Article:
Facebook is trying to stop the sale of Amazon rainforest

Facebook is trying to stop the sale of Amazon rainforest land on its Marketplace

Did you know you can sell land on Facebook Marketplace? No? Neither did I. Did you know people were trying to sell land in the Amazon rainforest on Marketplace? Again, neither did I! Selling land in ecological conservation areas is typically illegal and can have negative impacts on the flora, fauna, and people living there, so Facebook announced Friday that it’s changing its commerce policies to explicitly prohibit the sale of protected land on Facebook and its Instagram and WhatsApp platforms.

Facebook’s announcement comes after a February BBC investigation into its Marketplace that found people illegally sold large plots of land in the Brazilian Amazon rainforest on Facebook’s Craigslist alternative. The plots were frequently sold without an official land title designating ownership, driven by the deforestation of the Amazon caused by the Brazilian cattle industry, the BBC found.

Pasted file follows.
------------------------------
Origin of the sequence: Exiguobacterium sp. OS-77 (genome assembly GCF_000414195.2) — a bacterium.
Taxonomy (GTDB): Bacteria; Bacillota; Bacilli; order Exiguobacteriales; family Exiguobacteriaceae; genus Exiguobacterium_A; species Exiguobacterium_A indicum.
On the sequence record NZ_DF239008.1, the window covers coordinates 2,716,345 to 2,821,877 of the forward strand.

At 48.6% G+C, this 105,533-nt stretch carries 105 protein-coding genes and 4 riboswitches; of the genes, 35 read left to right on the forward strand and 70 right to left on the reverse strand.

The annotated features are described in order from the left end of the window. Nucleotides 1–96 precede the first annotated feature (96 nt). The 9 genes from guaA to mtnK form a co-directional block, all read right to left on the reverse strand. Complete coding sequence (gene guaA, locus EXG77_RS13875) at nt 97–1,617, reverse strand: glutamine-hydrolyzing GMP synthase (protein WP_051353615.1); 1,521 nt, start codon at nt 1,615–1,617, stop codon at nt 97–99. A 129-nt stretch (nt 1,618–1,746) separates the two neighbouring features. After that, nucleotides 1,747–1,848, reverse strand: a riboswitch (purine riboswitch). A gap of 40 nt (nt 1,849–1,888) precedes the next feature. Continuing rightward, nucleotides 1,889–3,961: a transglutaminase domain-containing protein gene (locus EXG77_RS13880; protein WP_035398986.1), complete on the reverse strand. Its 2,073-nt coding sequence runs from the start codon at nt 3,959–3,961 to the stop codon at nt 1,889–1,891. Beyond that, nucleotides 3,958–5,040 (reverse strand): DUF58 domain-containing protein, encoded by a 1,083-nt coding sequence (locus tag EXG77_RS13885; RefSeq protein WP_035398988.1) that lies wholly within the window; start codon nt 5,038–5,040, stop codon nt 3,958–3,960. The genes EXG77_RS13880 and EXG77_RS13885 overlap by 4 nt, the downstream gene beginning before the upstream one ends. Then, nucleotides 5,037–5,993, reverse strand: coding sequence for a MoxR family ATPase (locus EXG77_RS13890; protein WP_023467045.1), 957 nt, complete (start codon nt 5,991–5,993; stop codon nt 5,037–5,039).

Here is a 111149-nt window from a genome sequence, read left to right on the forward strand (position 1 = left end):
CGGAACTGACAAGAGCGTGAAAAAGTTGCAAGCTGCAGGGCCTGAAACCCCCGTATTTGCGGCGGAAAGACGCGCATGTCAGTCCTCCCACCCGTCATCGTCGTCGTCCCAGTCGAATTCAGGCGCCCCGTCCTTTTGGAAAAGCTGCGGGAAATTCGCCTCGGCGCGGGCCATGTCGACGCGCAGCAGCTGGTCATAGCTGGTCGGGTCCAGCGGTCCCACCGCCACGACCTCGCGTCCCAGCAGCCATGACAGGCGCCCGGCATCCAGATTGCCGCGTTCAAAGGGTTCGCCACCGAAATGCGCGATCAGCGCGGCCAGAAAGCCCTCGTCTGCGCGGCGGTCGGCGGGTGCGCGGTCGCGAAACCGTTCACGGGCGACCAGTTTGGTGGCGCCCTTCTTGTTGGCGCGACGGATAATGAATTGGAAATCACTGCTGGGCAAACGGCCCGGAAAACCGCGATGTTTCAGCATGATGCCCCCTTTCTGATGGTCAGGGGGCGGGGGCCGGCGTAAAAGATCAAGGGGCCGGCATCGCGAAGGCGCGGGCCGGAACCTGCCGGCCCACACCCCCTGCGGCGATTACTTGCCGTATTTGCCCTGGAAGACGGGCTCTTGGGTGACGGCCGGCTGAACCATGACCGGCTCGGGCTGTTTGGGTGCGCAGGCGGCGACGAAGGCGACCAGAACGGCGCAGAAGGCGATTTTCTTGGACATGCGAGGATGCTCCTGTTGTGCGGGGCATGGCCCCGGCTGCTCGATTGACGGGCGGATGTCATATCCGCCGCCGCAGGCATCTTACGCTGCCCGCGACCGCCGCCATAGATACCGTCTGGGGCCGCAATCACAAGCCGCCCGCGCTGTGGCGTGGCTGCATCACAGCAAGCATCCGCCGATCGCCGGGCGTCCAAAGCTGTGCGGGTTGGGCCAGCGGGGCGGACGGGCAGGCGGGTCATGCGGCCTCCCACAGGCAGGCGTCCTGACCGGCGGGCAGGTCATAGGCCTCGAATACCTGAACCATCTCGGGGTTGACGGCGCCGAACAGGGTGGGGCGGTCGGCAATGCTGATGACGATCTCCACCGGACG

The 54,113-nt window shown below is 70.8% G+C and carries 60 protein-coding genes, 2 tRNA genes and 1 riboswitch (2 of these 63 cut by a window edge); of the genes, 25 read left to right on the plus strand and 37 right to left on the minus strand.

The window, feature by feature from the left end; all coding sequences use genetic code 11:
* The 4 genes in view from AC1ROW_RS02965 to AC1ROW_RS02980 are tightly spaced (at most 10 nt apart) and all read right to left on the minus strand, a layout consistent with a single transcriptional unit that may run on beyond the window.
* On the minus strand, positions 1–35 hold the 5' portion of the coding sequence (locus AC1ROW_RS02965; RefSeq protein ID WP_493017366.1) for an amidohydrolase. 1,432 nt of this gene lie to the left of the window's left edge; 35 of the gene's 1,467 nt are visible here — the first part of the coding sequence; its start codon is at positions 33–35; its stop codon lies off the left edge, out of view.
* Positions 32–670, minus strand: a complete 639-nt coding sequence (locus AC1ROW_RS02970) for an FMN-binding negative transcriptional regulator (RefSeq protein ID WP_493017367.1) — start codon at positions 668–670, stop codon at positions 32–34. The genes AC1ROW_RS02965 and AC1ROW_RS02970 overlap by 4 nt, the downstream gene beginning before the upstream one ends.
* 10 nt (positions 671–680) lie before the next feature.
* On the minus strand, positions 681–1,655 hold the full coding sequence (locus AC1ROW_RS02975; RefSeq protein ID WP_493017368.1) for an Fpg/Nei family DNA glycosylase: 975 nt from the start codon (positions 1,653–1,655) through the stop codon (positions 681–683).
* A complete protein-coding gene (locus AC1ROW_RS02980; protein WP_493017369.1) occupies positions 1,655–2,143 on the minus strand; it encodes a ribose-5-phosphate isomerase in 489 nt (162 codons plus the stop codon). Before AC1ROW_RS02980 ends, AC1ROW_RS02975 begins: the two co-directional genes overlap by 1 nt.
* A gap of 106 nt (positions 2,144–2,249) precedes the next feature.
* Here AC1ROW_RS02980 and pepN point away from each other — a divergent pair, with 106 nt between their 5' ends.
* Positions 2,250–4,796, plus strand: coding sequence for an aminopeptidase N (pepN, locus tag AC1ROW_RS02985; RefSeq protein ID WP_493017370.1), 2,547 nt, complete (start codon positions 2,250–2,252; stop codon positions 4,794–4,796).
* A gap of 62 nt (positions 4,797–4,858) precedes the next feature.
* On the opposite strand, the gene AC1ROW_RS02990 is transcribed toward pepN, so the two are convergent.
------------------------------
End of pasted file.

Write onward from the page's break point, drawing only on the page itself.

The social network didn’t want to independently stop the illegal sale of land in the Amazon initially because Facebook’s “commerce policies require buyers and sellers to comply with laws and regulations,” the company told the BBC in February. Now several months (and scandals) later, Facebook is taking a harder stance. “Listings may not promote the buying or selling of animals or animal products, or land in ecological conservation areas,” Facebook’s updated policy reads. The company also plans to cross-reference listings against a database of protected land to identify anyone that violates its policy.

The move is ultimately a good one, even if it’s delayed. It’s just the timing that makes it strange. In the last few weeks, Facebook’s dealt with leaked research, a whistleblower actively calling out the company’s supposed hypocrisy, and a major global outage. Stopping the sale of the Amazon rainforest is just a strange cherry on Facebook’s shitty, multi-week sundae.

This article was originally posted on theverge.com. Read here

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